Report – Caesars Reverses Course on Resort Fees

writingStung by fourth quarter losses caused by the impact of Hurricane Sandy on its Atlantic City properties, Caesars Entertainment has reversed its policy on resort fees in Las Vegas.

Beginning with bookings made on or after March 1, 2013, the company will charge a $10-$25 per day resort fee on its Vegas properties, NBC News reports. The charge will cover Internet access, local calls and use of the fitness center, and guests cannot opt out. Caesars will charge the fee at properties including Caesars Palace, Paris Las Vegas, Planet Hollywood, Bally’s, Rio, Harrah’s Las Vegas, Flamingo and The Quad.

“Obviously, it’s going to upset some people, but it’s what’s happening in the industry. It’s a standard in the industry right now and I’m sure they’ll become accustomed to it over time,” Gary Thompson, a spokesperson for Caesars Entertainment, tells NBC News.

Thompson goes on to tell NBC News that the new policy is due to customer surveys that indicate guests are accustomed to paying resort fees at competing properties and that they prefer a package price over separate fees.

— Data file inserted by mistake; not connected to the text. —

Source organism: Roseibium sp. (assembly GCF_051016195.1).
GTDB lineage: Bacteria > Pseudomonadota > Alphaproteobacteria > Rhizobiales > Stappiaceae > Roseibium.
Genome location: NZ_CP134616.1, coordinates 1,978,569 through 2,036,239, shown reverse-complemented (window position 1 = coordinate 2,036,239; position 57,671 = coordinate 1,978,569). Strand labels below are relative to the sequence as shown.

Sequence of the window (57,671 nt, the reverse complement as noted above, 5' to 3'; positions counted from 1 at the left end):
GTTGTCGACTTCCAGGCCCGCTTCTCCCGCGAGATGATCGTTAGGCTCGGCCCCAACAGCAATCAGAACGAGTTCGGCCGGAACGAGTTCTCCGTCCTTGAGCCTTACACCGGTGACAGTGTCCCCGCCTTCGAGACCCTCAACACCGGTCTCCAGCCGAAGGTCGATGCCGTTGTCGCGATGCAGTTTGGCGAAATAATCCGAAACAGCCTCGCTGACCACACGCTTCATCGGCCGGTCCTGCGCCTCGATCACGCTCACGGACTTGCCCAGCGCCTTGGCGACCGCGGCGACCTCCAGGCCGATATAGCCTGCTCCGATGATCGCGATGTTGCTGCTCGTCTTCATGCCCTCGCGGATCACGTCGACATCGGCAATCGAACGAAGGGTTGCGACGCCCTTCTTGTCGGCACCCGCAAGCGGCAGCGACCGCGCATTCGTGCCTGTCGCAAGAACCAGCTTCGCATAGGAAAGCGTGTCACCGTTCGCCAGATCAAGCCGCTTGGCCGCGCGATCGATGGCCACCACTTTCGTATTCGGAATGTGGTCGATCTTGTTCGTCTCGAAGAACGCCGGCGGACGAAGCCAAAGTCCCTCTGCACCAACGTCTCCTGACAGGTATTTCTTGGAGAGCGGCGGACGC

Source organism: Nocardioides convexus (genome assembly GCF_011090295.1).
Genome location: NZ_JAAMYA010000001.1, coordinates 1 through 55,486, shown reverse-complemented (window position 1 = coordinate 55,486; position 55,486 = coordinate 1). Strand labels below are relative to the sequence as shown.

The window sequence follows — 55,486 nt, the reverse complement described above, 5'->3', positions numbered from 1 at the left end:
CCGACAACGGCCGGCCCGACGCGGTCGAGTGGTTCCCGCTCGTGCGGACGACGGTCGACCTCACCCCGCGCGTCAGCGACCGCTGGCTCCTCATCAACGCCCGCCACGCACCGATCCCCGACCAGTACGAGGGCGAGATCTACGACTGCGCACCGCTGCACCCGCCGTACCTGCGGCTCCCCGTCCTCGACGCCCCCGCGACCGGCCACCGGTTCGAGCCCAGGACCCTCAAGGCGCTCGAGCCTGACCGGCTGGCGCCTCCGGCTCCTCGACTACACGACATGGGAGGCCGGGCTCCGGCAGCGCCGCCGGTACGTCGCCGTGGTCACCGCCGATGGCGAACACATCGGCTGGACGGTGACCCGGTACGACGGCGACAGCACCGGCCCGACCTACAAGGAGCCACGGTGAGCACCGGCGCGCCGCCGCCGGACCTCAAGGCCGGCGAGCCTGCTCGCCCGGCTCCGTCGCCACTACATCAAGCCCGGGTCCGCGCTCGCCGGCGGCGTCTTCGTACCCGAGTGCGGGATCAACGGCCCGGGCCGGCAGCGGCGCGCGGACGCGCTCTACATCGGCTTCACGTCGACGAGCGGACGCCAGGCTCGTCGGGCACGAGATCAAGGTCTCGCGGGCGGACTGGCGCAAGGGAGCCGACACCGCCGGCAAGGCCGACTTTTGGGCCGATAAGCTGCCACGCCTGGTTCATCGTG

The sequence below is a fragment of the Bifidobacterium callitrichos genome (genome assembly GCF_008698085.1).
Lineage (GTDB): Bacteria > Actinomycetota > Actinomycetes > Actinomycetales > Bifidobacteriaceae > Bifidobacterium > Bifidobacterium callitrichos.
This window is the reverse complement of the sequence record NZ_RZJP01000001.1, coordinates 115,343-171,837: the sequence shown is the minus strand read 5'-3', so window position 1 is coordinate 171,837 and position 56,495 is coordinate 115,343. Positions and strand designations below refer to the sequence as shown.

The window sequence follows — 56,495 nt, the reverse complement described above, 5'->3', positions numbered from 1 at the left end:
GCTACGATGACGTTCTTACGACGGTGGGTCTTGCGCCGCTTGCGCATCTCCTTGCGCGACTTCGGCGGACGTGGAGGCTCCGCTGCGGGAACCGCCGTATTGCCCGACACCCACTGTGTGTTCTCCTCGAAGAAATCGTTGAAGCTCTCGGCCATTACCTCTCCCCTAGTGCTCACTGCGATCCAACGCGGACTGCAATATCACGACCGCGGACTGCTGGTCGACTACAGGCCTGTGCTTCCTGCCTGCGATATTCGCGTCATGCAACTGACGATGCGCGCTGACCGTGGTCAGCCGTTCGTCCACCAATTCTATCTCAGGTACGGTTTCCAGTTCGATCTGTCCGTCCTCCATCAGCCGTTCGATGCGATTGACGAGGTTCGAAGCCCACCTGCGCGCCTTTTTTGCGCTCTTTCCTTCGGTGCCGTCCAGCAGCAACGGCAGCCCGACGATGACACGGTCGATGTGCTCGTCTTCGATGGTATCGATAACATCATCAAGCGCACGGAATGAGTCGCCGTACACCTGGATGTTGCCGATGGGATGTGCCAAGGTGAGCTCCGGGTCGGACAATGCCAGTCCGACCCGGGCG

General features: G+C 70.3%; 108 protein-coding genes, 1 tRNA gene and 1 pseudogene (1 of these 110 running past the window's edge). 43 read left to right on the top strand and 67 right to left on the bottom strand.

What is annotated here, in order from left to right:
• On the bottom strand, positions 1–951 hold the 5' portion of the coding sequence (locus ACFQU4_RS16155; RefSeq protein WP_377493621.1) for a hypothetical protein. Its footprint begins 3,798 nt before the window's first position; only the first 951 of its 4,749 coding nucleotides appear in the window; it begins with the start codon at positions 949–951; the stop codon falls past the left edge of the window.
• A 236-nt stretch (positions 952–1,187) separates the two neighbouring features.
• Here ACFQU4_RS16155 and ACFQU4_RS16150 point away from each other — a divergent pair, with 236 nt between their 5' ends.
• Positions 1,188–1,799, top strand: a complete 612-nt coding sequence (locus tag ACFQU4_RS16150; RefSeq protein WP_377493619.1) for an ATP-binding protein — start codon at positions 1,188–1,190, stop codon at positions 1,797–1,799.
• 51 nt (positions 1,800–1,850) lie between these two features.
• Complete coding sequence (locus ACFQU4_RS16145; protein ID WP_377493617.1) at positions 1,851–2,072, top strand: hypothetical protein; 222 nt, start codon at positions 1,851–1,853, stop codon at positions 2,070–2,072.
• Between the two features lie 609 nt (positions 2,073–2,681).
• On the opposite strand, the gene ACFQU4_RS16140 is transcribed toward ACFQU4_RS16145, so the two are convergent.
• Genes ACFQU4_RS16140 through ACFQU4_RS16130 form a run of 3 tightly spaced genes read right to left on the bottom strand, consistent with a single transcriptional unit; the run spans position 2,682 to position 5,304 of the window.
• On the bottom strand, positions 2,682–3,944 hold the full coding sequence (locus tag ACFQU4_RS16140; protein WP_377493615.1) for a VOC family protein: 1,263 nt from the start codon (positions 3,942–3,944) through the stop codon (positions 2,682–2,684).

Travel agent Janice Hough disputes the reasoning, telling NBC News, “When it’s mandatory like that, it’s not for the customer, it’s for the (hotel’s) bottom line… it’s a way to make more money out of people.”

The new policy comes as Caesars faces down fourth quarter losses exacerbated by the impact of Hurricane Sandy, NASDAQ reports. Caesars, which hasn’t posted a profit since late 2009, saw its fourth quarter revenue hit by $40 million to $45 million due to closures in its Atlantic City and Philadelphia properties during the storm. The company has also failed to acquire a gambling license in Macau, where competitors have seen growth.

Nevertheless, reports that Caesars sees improvement in the Vegas market. In a conference call with investors, Caesars CEO Gary Loveman says Caesars is continuing efforts to refurbish guestrooms in its Vegas properties, as well as convert the recently-closed Bill’s Gamblin’ Hall into a boutique hotel concept. Loveman also highlights recent Caesars successes, such as the opening of the Nobu hotel concept within Caesars Palace.

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